Note: Figures may not add up to 100 due to rounding.

For advisors seeking growth, our study found that just 30 minutes a week shifted away from certain lower-impact client-management tasks to higher-impact activities (like team management or strategic marketing) helped AUM grow by 3%.


At the highest level, average and high-growth advisors allocate their time similarly. But within the broad categories of client management, investment management, and practice management, significant differences emerge.

The following five steps can help advisors reallocate their time toward activities correlated to the highest-growth practices:

  1. Establish goals for client acquisition and prospecting: When it comes to client acquisition, being purposeful matters. Advisors with expertise in key marketing disciplines like branding and prospecting, as well as those with higher levels of marketing activity, grew faster.
  2. Expand your product and service offering: Financial planning and investment management are standard offerings for nearly all practices. Highest-growth advisors provide a broader range of services in value-added areas such as tax, estate, and education planning, and generational wealth transfer. In building these skills, advisors can broaden their professional networks and create connections with multiple generations of the same family, which is correlated to higher growth.
  3. Standardize your practices related to client service: Establishing clear processes helps foster a higher-functioning team and a better client experience. For example, onboarding SOPs were common among highest-growth practices, with over 62% using them. Additionally, a greater proportion of the fastest-growing advisors indicate an expertise in client service agreements, suggesting that information gathering during client onboarding is crucial.
  4. Spend less time monitoring the market and build scale and efficiency through model portfolios: Highest-growth advisors follow the advice often given to clients: Focus on what you can control. That means 9% less time researching the market. And although most practices spend comparable time on asset allocation, fewer in the high-growth segment spend time rebalancing client portfolios. The 40% higher use of models among high growers may explain why.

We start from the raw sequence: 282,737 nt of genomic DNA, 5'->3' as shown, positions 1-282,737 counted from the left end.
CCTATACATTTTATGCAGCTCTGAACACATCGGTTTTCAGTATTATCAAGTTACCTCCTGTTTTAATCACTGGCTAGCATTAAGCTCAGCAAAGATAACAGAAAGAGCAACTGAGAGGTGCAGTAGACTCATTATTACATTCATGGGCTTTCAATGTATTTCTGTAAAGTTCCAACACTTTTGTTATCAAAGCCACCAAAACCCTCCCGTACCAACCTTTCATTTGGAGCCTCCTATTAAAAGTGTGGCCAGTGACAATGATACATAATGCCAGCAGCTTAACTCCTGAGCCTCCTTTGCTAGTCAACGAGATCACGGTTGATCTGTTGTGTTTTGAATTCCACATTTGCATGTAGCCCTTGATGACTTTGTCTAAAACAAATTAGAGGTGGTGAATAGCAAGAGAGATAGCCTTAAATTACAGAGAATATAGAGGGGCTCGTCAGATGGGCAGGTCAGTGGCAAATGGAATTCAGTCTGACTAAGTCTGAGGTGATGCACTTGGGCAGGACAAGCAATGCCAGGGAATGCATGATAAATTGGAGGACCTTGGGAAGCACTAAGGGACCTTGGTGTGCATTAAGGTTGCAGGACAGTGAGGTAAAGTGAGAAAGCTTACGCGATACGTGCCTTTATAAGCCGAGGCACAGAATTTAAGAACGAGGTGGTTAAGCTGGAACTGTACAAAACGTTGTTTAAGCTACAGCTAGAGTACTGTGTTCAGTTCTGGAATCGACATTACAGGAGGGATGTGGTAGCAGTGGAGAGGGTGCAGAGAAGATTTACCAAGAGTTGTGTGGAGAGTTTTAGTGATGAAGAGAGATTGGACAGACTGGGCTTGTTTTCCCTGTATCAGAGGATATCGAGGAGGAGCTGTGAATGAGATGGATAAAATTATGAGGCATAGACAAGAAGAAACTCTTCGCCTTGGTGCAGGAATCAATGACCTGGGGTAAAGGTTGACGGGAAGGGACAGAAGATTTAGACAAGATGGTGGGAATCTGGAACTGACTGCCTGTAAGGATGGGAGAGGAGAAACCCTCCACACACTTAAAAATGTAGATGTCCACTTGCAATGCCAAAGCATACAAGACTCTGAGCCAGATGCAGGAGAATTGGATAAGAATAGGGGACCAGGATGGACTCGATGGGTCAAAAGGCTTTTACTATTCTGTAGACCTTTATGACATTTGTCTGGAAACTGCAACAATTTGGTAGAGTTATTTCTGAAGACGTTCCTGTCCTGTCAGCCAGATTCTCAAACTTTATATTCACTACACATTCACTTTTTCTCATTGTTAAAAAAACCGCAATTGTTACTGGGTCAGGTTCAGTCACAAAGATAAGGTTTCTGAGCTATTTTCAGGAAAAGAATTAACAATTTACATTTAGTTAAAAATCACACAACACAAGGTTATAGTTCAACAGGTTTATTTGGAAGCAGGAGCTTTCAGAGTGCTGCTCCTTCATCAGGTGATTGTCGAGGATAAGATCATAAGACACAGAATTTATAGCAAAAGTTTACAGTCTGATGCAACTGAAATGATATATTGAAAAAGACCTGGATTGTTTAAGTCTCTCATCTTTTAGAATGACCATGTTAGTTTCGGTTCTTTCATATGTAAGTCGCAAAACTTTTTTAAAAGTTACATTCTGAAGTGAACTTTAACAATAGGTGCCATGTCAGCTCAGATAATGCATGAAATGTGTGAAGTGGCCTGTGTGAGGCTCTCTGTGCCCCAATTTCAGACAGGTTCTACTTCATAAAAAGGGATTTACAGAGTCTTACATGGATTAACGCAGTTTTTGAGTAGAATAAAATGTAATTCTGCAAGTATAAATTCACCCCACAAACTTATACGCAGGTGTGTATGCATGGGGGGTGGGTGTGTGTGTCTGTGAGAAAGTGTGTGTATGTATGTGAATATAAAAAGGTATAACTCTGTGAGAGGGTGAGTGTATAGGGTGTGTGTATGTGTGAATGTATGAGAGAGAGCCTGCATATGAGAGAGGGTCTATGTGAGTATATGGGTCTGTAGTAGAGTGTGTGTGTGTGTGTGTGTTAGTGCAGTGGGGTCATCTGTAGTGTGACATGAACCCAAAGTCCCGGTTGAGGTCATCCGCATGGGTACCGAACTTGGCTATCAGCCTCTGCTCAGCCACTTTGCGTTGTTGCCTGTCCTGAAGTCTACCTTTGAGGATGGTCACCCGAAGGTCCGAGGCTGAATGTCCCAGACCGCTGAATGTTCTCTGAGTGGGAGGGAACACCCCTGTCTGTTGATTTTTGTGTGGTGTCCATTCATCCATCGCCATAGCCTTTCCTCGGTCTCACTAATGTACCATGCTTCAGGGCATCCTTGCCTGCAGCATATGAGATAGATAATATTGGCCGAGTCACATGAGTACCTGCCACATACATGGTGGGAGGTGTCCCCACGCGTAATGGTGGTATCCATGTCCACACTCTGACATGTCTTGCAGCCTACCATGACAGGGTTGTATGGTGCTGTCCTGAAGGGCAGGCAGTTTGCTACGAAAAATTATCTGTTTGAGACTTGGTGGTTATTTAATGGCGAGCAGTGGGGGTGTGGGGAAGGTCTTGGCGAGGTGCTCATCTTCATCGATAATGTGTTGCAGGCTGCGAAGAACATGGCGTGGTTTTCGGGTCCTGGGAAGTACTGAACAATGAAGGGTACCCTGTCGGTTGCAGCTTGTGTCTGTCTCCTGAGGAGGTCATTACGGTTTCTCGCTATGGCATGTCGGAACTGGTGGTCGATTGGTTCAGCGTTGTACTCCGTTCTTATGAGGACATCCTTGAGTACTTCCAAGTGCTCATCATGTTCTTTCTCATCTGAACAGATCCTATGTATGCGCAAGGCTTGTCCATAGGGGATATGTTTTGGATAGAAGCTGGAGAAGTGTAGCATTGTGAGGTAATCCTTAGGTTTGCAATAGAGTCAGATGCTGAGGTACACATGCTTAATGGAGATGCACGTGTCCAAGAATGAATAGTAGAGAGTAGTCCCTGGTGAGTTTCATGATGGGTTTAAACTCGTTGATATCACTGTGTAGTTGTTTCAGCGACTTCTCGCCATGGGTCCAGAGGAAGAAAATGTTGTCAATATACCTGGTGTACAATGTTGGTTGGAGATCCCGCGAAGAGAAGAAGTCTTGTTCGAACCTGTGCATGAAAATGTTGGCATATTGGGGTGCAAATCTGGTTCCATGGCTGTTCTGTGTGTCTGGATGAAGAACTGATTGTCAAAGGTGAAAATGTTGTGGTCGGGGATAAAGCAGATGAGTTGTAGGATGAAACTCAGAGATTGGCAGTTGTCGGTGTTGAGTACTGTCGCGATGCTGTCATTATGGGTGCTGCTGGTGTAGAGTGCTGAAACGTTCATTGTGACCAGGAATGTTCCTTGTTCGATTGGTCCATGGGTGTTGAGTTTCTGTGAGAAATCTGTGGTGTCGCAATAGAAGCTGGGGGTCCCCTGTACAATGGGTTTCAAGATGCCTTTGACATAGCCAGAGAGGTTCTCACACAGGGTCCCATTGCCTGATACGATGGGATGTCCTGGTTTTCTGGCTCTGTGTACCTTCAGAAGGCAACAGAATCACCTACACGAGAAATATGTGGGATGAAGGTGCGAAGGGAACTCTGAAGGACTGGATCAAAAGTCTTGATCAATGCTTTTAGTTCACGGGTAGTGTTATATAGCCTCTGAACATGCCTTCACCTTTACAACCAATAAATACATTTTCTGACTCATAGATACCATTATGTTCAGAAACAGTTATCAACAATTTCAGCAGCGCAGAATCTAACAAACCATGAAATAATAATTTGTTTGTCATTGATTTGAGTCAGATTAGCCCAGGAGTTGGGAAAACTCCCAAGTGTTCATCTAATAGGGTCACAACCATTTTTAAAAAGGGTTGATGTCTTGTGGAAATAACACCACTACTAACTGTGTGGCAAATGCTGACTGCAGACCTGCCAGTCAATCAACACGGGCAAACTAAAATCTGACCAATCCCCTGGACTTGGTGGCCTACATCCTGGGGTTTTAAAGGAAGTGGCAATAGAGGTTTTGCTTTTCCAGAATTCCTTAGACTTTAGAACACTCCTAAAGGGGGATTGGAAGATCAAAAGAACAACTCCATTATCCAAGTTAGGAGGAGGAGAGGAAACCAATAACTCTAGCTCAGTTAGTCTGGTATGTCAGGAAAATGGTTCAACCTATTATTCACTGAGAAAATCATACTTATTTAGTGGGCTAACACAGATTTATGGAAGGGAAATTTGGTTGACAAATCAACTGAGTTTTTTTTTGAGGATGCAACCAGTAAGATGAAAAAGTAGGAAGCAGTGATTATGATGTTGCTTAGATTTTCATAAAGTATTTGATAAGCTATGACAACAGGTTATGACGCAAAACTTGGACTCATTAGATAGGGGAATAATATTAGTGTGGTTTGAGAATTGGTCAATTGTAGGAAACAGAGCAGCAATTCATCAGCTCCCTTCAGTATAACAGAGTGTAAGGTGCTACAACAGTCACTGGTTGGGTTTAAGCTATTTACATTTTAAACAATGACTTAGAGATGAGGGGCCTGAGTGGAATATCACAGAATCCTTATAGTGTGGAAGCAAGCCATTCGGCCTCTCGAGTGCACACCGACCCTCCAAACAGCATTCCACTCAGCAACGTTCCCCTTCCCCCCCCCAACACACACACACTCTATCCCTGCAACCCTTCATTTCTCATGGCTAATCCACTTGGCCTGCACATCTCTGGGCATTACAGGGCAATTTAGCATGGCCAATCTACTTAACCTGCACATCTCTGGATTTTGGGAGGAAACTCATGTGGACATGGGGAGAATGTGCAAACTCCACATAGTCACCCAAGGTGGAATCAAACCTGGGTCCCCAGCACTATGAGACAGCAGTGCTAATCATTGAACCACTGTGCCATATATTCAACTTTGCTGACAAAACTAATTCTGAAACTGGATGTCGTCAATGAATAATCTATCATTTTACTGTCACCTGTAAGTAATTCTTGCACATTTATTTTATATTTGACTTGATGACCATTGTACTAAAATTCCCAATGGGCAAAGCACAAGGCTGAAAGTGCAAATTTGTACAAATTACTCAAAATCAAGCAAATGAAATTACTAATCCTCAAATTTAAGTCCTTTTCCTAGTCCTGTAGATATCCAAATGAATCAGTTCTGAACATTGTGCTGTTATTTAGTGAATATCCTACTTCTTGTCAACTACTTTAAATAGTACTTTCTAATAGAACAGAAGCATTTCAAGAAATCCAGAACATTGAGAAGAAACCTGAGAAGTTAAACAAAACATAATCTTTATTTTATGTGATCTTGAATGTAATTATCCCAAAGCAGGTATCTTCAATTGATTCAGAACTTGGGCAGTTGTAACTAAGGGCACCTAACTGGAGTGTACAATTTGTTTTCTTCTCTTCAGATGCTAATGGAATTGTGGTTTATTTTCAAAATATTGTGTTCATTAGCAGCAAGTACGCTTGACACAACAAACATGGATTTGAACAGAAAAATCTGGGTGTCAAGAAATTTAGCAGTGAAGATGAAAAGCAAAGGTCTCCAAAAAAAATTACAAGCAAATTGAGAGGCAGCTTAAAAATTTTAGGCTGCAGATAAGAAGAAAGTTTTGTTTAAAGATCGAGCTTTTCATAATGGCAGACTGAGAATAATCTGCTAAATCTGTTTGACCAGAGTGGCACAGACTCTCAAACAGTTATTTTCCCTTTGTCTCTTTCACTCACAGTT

5. Spend more time optimizing your team performance: A productive, efficient team sits at the center of many of the high-value activities uncovered in our study. Highest-growth advisors spend 47% more time on team management, while spending 11% less time on client book management.


Capital Group, partnering with behavior and analytics firm Escalent, conducted a multiyear advisor benchmarking study among a representative total of over 2,300 advisors. The study established a benchmark for behaviors and assessed the relationship between those behaviors and success. Online studies were conducted in July and August of 2020, and repeated in May and June of 2021, and Capital Group was not revealed as the sponsor. The data in this report represents the findings from the 2021 study. Respondents represented the range and diversity of U.S. financial advisors, and at minimum had to be 18 years old or older, personally own a book of business as an individual or on a team, and have AUM in 2021 of at least $5 million. Decision tree analysis and a time efficiency model were conducted to understand success linkages.

American Funds Distributors Inc., member FINRA. All Capital Group trademarks mentioned are owned by The Capital Group Companies Inc., an affiliated company or fund. All other company and product names mentioned are the property of their respective companies. © 2022 Capital Group. All rights reserved.

The opinions expressed in this article are those of the author and do not necessarily represent the views of Proactive Advisor Magazine. These opinions are presented for educational purposes only.

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Since 1931, Capital Group, home of American Funds, has been singularly focused on delivering superior results for long-term investors using high-conviction portfolios, rigorous research, and individual accountability. Today, Capital Group manages more than $1.7 trillion in equity and fixed-income assets for millions of individual and institutional investors. PracticeLab is Capital Group’s digital destination for financial professionals, with insights and actionable ideas to help build their businesses and serve their clients.